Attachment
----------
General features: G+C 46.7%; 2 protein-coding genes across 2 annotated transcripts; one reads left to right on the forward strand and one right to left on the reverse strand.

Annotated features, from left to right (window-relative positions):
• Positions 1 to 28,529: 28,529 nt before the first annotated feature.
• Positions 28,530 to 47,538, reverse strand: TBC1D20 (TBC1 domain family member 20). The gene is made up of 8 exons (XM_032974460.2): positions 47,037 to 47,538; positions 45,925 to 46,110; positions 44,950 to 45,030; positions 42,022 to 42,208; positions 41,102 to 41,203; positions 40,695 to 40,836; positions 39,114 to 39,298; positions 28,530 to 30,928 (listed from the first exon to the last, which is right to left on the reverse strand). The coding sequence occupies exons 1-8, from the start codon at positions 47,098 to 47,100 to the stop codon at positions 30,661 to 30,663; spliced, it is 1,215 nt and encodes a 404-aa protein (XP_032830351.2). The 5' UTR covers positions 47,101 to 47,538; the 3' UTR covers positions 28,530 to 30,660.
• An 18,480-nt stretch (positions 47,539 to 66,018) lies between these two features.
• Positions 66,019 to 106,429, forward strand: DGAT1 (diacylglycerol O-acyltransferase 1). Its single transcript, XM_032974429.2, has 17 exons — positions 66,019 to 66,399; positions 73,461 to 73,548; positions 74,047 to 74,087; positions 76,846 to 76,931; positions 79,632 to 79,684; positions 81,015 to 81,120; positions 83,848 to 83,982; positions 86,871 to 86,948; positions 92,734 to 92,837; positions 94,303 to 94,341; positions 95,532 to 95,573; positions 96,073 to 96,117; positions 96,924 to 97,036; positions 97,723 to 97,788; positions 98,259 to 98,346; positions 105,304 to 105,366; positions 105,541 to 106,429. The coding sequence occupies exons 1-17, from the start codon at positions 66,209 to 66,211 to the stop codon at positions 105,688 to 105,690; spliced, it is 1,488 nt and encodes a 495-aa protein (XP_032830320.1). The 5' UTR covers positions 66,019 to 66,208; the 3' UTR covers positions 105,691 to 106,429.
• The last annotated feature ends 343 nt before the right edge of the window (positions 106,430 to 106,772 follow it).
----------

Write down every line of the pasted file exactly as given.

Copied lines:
General features: G+C 46.7%; 2 protein-coding genes across 2 annotated transcripts; one reads left to right on the forward strand and one right to left on the reverse strand.

Annotated features, from left to right (window-relative positions):
• Positions 1 to 28,529: 28,529 nt before the first annotated feature.
• Positions 28,530 to 47,538, reverse strand: TBC1D20 (TBC1 domain family member 20). The gene is made up of 8 exons (XM_032974460.2): positions 47,037 to 47,538; positions 45,925 to 46,110; positions 44,950 to 45,030; positions 42,022 to 42,208; positions 41,102 to 41,203; positions 40,695 to 40,836; positions 39,114 to 39,298; positions 28,530 to 30,928 (listed from the first exon to the last, which is right to left on the reverse strand). The coding sequence occupies exons 1-8, from the start codon at positions 47,098 to 47,100 to the stop codon at positions 30,661 to 30,663; spliced, it is 1,215 nt and encodes a 404-aa protein (XP_032830351.2). The 5' UTR covers positions 47,101 to 47,538; the 3' UTR covers positions 28,530 to 30,660.
• An 18,480-nt stretch (positions 47,539 to 66,018) lies between these two features.
• Positions 66,019 to 106,429, forward strand: DGAT1 (diacylglycerol O-acyltransferase 1). Its single transcript, XM_032974429.2, has 17 exons — positions 66,019 to 66,399; positions 73,461 to 73,548; positions 74,047 to 74,087; positions 76,846 to 76,931; positions 79,632 to 79,684; positions 81,015 to 81,120; positions 83,848 to 83,982; positions 86,871 to 86,948; positions 92,734 to 92,837; positions 94,303 to 94,341; positions 95,532 to 95,573; positions 96,073 to 96,117; positions 96,924 to 97,036; positions 97,723 to 97,788; positions 98,259 to 98,346; positions 105,304 to 105,366; positions 105,541 to 106,429. The coding sequence occupies exons 1-17, from the start codon at positions 66,209 to 66,211 to the stop codon at positions 105,688 to 105,690; spliced, it is 1,488 nt and encodes a 495-aa protein (XP_032830320.1). The 5' UTR covers positions 66,019 to 66,208; the 3' UTR covers positions 105,691 to 106,429.
• The last annotated feature ends 343 nt before the right edge of the window (positions 106,430 to 106,772 follow it).